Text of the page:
Having a dedicated locking carabiner for your belay device can be nice, but consider getting one that is versatile enough to be used for rappelling, can be used in emergencies, and can function with several styles of belay devices.
When you are belaying, take the type of belay device you’re using into account. For auto-locking devices, some carabiners work better than others. The issue with carabiners and grigri belay devices is that the carabiner will often slide and then cross load the device. This can lower the strength of the carabiner.
Because of the issue of cross-loading or other movements while belaying means that a pear-shaped carabiner may not be the best option. Asymmetric D-shaped locking carabiners tend to help the grigri stay in place, but it does not eliminate the movement.
Asymmetric D-shaped carabiners (offset D, modified D) are among the most popular shape of carabiners out there. They are asymmetric and slightly smaller/lighter than regular D-shaped carabiners. The shape allows for a larger gate opening, making them great for clipping ropes.
Carabiners with a somewhat pear-shaped design but taper down with an extra wire gate at the bottom have become very popular among grigri users to prevent cross-loading.
Examples of this shape include:
By loading the grigri on the small bottom side of the carabiner and the wider portion on your belay loop, you prevent any cross-loading.
Other grigri specific carabiner designs look very similar to a standard carabiner but have a horn on the spine. An example of this is the DMM Rhino. These prevent the grigri from cross-loading on the horn side of the carabiner, and they allow for a bit more versatility in application overall.
The most commonly used carabiner shapes for anchors are the D-shaped or asymmetrical D-shaped carabiners. When using them to build anchors, they should have a locking feature.
In the last section, we discussed asymmetrical D-shaped carabiners, and a D-shaped carabiner is similar. They work well for many climbing applications, and they will hold the load off-center to provide more strength and a traditional oval carabiner.
Oval carabiners are the original carabiner style, and they are very versatile (and affordable).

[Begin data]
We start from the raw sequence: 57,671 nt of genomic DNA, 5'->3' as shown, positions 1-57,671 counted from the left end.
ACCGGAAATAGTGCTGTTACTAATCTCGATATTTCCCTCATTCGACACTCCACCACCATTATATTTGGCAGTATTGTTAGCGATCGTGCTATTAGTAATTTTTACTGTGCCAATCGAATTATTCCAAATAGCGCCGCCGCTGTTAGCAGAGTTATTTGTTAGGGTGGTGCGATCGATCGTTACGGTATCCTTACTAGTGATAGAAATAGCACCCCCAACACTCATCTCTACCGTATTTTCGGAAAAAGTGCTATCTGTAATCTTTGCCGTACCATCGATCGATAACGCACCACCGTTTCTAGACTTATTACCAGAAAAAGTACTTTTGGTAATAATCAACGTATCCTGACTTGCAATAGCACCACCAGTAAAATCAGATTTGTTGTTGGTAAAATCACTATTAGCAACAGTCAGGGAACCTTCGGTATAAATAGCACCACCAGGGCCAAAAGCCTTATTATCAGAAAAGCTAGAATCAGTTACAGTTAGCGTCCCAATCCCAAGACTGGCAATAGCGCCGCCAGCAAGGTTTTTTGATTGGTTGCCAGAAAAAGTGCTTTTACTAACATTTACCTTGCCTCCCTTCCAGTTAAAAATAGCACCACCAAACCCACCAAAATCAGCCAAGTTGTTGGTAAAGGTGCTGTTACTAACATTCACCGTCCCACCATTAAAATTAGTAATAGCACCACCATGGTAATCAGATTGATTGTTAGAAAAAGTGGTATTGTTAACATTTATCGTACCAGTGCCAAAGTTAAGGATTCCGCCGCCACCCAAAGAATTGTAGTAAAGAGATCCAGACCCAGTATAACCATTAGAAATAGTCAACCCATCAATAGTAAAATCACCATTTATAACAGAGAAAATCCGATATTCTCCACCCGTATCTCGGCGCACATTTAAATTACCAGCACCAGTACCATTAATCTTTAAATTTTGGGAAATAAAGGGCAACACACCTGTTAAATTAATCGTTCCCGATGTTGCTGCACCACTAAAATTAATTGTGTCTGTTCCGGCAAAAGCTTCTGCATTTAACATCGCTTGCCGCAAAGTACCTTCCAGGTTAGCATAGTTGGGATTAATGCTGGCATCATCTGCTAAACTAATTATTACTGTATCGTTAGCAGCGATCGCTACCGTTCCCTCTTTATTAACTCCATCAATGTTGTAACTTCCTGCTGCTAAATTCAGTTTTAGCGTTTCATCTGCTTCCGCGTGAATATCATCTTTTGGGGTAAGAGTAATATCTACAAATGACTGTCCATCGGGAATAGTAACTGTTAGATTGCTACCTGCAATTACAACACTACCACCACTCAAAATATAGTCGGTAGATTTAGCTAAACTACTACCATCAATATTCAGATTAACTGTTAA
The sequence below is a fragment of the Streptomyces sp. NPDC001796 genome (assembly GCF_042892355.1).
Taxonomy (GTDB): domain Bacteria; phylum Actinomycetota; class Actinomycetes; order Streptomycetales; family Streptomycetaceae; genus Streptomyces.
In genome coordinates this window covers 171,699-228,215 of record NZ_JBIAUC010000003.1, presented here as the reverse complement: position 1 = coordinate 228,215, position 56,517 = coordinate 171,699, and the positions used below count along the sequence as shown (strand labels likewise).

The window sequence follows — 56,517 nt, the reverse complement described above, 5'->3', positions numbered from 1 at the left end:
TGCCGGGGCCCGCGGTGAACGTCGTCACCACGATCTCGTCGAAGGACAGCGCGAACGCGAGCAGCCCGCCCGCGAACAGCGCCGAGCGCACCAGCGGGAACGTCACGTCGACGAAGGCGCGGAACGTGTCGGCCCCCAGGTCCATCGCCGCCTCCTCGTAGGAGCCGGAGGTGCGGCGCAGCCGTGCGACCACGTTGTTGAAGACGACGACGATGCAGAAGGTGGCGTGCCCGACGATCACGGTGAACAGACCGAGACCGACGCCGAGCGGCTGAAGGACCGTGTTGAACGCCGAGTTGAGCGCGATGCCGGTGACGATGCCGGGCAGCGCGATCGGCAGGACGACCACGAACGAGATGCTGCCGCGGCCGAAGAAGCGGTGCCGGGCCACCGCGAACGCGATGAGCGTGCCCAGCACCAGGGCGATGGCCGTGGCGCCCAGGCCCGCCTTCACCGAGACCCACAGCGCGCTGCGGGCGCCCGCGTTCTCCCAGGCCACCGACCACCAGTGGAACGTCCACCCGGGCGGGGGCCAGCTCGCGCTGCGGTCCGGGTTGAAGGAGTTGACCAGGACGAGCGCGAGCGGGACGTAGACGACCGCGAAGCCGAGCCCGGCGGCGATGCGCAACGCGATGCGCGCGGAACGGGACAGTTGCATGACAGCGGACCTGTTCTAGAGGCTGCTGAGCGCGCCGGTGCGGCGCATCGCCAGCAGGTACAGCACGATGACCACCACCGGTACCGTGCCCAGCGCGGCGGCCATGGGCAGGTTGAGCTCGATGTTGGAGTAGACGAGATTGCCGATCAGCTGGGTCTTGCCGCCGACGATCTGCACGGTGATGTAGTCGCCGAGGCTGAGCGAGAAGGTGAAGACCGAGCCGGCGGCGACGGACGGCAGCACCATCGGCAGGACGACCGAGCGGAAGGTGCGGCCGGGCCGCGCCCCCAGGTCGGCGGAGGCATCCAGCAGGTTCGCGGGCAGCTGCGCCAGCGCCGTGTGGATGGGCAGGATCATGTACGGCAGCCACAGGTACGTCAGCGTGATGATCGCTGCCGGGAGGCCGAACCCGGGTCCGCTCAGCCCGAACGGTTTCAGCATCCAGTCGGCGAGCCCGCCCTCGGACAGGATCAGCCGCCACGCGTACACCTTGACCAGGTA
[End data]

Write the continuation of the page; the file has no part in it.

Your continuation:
They do not tend to be as strong as other carabiner shapes, but they offer a uniform top and bottom shape to limit any load shifting. You can hold more gear on these, allow for carabiner-brake rappels, and are most commonly seen used in aid climbing.
Asymmetric D-shaped carabiners are designed to make it easier to clip ropes, and they tend to be smaller and more lightweight than pear-shaped. Whatever you choose, a locking carabiner of some kind is ideal.
If you are top-roping, you can get away with using a twin or bent gate carabiner if you need a non-locking anchor carabiner option.
Whether you are trad or sport climbing, the quickdraw carabiner you choose may differ. For either type of climbing, carabiners on quickdraws will not have a lock.
For trad climbing quickdraws, the most commonly used carabiners styles are asymmetric D-shaped carabiners with wire gates.
Wiregate carabiners have a gate made from a loop of stainless steel wire. The use of the wire provides a stable close to the gate while decreasing the overall weight of the carabiner. Usually, wire gates allow for a larger gate opening, and they are far less likely to freeze when used in cold or wet weather conditions.
Although wire gates appear to be more “flimsy” than other styles of gates, they are less likely to vibrate open during a fall because of the lower mass of the gate.
For sport climbing quickdraws, the most commonly used carabiners are asymmetrical D-shaped with straight gates, bent gates, or wire gates.
Wire gates are also standard for sport climbing and help cut down overall weight. However, straight and bent gates are equally as common.
Straight gate carabiners are very easy to use and, as the name suggests, are straight from the pivot point to the end of the gate. These are most often spring-loaded and close automatically when released. They are sometimes paired with a key lock that keeps the carabiner from hooking or catching on a harness gear loop, slings, or bolt hangers.
Bent gate carabiners typically have an asymmetrical shape. The concave shape of the gate makes it easy to clip the rope and generally are found on the rope end of quickdraws. Some bent gate carabiners also have keylock carabiners.
The best options when racking trad gear include asymmetrical D-shaped carabiners, D-shaped carabiners, or oval carabiners. These will not have a locking feature and can be any
gate styles listed above. However, wire gates continue to be common in trad climbing because of their lower weight.
Yes, you can, but you shouldn’t always. Safety should be the priority when you are investing in new climbing equipment. While you may save a few bucks on the front end by buying used gear, and you’re potentially saving that carabiner from a landfill, that doesn’t mean that it is the safest option in all cases.
Don’t go out looking solely on price or for the best cheap carabiner. Look for the best carabiner for your needs and one you can ensure will keep you safe when used correctly.
That said, it can be done safely if you know the history of that carabiner and are confident in identifying when a carabiner needs to be retired and is no longer safe for climbing.